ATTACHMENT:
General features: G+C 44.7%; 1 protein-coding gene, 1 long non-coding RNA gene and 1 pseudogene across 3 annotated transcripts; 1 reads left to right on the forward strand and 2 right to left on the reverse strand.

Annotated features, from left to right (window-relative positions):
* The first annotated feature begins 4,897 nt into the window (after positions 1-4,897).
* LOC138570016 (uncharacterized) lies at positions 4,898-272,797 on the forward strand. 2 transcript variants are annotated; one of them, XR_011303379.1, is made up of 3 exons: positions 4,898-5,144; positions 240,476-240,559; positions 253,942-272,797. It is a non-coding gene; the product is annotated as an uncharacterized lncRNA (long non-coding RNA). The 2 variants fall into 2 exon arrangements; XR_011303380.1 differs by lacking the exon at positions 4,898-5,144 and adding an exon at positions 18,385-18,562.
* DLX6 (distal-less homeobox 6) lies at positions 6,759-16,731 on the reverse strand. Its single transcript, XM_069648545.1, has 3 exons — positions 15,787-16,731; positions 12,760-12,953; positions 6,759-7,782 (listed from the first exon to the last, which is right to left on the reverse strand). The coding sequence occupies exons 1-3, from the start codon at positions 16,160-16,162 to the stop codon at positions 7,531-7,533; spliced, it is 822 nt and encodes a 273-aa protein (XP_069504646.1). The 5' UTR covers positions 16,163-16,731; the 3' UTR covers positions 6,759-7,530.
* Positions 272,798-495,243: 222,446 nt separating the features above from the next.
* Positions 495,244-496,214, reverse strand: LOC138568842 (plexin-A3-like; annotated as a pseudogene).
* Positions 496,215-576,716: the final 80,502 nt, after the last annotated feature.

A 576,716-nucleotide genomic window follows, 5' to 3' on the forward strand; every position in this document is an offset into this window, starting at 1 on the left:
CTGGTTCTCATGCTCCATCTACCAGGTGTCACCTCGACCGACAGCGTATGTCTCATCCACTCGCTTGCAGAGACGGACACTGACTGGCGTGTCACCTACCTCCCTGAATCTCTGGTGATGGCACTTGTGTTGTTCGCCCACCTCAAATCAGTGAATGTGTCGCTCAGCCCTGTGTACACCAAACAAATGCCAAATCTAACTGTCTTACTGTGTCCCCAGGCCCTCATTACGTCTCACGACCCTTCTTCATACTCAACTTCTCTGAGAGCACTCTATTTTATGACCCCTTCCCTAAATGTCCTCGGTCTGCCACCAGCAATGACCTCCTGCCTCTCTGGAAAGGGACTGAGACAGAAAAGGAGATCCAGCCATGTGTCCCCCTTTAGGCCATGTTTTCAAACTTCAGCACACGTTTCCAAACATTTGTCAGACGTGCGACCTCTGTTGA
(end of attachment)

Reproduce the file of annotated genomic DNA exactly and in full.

General features: G+C 44.7%; 1 protein-coding gene, 1 long non-coding RNA gene and 1 pseudogene across 3 annotated transcripts; 1 reads left to right on the forward strand and 2 right to left on the reverse strand.

Annotated features, from left to right (window-relative positions):
* The first annotated feature begins 4,897 nt into the window (after positions 1-4,897).
* LOC138570016 (uncharacterized) lies at positions 4,898-272,797 on the forward strand. 2 transcript variants are annotated; one of them, XR_011303379.1, is made up of 3 exons: positions 4,898-5,144; positions 240,476-240,559; positions 253,942-272,797. It is a non-coding gene; the product is annotated as an uncharacterized lncRNA (long non-coding RNA). The 2 variants fall into 2 exon arrangements; XR_011303380.1 differs by lacking the exon at positions 4,898-5,144 and adding an exon at positions 18,385-18,562.
* DLX6 (distal-less homeobox 6) lies at positions 6,759-16,731 on the reverse strand. Its single transcript, XM_069648545.1, has 3 exons — positions 15,787-16,731; positions 12,760-12,953; positions 6,759-7,782 (listed from the first exon to the last, which is right to left on the reverse strand). The coding sequence occupies exons 1-3, from the start codon at positions 16,160-16,162 to the stop codon at positions 7,531-7,533; spliced, it is 822 nt and encodes a 273-aa protein (XP_069504646.1). The 5' UTR covers positions 16,163-16,731; the 3' UTR covers positions 6,759-7,530.
* Positions 272,798-495,243: 222,446 nt separating the features above from the next.
* Positions 495,244-496,214, reverse strand: LOC138568842 (plexin-A3-like; annotated as a pseudogene).
* Positions 496,215-576,716: the final 80,502 nt, after the last annotated feature.

A 576,716-nucleotide genomic window follows, 5' to 3' on the forward strand; every position in this document is an offset into this window, starting at 1 on the left:
CTGGTTCTCATGCTCCATCTACCAGGTGTCACCTCGACCGACAGCGTATGTCTCATCCACTCGCTTGCAGAGACGGACACTGACTGGCGTGTCACCTACCTCCCTGAATCTCTGGTGATGGCACTTGTGTTGTTCGCCCACCTCAAATCAGTGAATGTGTCGCTCAGCCCTGTGTACACCAAACAAATGCCAAATCTAACTGTCTTACTGTGTCCCCAGGCCCTCATTACGTCTCACGACCCTTCTTCATACTCAACTTCTCTGAGAGCACTCTATTTTATGACCCCTTCCCTAAATGTCCTCGGTCTGCCACCAGCAATGACCTCCTGCCTCTCTGGAAAGGGACTGAGACAGAAAAGGAGATCCAGCCATGTGTCCCCCTTTAGGCCATGTTTTCAAACTTCAGCACACGTTTCCAAACATTTGTCAGACGTGCGACCTCTGTTGA